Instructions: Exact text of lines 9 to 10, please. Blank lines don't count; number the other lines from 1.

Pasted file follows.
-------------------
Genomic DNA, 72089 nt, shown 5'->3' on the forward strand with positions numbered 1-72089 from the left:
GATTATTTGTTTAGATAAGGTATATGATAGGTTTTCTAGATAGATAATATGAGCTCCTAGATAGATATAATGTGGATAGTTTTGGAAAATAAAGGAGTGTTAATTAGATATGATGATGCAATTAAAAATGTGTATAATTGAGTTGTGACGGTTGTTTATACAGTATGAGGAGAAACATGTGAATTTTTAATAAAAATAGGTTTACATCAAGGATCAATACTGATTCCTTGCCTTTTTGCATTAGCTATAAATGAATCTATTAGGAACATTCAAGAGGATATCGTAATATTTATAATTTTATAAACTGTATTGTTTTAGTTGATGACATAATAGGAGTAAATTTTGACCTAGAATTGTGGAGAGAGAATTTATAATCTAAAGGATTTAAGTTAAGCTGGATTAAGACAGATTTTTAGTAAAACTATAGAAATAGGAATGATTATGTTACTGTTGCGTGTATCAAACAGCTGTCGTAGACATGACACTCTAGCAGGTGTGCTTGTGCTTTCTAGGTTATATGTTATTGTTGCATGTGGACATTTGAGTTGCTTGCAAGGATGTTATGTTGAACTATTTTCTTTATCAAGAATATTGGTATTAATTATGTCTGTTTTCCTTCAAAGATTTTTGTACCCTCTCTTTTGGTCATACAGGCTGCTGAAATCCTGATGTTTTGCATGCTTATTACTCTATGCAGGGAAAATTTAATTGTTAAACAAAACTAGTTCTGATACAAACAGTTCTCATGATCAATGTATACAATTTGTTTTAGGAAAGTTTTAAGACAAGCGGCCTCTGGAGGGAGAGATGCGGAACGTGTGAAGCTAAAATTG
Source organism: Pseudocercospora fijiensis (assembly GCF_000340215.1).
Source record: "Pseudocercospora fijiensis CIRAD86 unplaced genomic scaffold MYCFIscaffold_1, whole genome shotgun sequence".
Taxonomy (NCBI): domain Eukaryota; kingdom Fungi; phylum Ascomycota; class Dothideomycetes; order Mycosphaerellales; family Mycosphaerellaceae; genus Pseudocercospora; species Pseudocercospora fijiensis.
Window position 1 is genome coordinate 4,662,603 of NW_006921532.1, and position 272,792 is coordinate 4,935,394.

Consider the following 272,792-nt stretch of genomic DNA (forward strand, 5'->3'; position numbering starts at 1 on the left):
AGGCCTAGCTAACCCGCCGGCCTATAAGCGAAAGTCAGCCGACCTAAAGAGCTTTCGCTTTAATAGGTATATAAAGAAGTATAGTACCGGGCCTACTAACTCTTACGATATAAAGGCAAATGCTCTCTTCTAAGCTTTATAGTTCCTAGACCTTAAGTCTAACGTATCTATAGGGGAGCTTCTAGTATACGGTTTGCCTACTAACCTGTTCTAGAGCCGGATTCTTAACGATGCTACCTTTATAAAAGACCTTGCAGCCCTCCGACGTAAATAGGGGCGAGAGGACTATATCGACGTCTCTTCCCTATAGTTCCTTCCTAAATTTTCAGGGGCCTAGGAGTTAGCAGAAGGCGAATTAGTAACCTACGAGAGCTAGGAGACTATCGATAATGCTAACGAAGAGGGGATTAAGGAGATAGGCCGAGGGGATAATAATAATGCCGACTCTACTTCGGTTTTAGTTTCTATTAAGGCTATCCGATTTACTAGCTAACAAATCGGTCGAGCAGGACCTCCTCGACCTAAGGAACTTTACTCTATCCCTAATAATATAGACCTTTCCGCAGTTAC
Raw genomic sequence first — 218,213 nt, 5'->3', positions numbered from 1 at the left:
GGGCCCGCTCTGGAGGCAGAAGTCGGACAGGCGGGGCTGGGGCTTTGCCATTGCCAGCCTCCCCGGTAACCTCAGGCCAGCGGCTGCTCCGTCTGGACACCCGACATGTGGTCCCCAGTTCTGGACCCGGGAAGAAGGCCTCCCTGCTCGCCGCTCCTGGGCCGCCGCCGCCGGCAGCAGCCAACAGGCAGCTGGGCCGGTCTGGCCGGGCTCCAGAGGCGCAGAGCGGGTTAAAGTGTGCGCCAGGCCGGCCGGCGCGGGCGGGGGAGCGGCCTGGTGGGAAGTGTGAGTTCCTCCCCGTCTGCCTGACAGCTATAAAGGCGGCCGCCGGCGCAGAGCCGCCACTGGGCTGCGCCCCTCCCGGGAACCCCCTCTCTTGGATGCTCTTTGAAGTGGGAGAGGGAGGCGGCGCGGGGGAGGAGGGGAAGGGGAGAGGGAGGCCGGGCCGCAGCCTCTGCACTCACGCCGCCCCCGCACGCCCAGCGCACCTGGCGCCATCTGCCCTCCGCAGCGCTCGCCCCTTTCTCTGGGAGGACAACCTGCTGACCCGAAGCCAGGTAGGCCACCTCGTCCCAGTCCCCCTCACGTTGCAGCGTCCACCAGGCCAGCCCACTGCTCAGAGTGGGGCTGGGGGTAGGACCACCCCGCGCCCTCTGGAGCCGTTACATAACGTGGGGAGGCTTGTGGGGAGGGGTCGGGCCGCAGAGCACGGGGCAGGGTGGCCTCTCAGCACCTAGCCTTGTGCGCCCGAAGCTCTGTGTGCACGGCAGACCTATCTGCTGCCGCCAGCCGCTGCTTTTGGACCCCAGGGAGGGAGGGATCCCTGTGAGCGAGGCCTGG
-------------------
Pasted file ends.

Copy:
Raw genomic sequence first — 218,213 nt, 5'->3', positions numbered from 1 at the left:
GGGCCCGCTCTGGAGGCAGAAGTCGGACAGGCGGGGCTGGGGCTTTGCCATTGCCAGCCTCCCCGGTAACCTCAGGCCAGCGGCTGCTCCGTCTGGACACCCGACATGTGGTCCCCAGTTCTGGACCCGGGAAGAAGGCCTCCCTGCTCGCCGCTCCTGGGCCGCCGCCGCCGGCAGCAGCCAACAGGCAGCTGGGCCGGTCTGGCCGGGCTCCAGAGGCGCAGAGCGGGTTAAAGTGTGCGCCAGGCCGGCCGGCGCGGGCGGGGGAGCGGCCTGGTGGGAAGTGTGAGTTCCTCCCCGTCTGCCTGACAGCTATAAAGGCGGCCGCCGGCGCAGAGCCGCCACTGGGCTGCGCCCCTCCCGGGAACCCCCTCTCTTGGATGCTCTTTGAAGTGGGAGAGGGAGGCGGCGCGGGGGAGGAGGGGAAGGGGAGAGGGAGGCCGGGCCGCAGCCTCTGCACTCACGCCGCCCCCGCACGCCCAGCGCACCTGGCGCCATCTGCCCTCCGCAGCGCTCGCCCCTTTCTCTGGGAGGACAACCTGCTGACCCGAAGCCAGGTAGGCCACCTCGTCCCAGTCCCCCTCACGTTGCAGCGTCCACCAGGCCAGCCCACTGCTCAGAGTGGGGCTGGGGGTAGGACCACCCCGCGCCCTCTGGAGCCGTTACATAACGTGGGGAGGCTTGTGGGGAGGGGTCGGGCCGCAGAGCACGGGGCAGGGTGGCCTCTCAGCACCTAGCCTTGTGCGCCCGAAGCTCTGTGTGCACGGCAGACCTATCTGCTGCCGCCAGCCGCTGCTTTTGGACCCCAGGGAGGGAGGGATCCCTGTGAGCGAGGCCTGG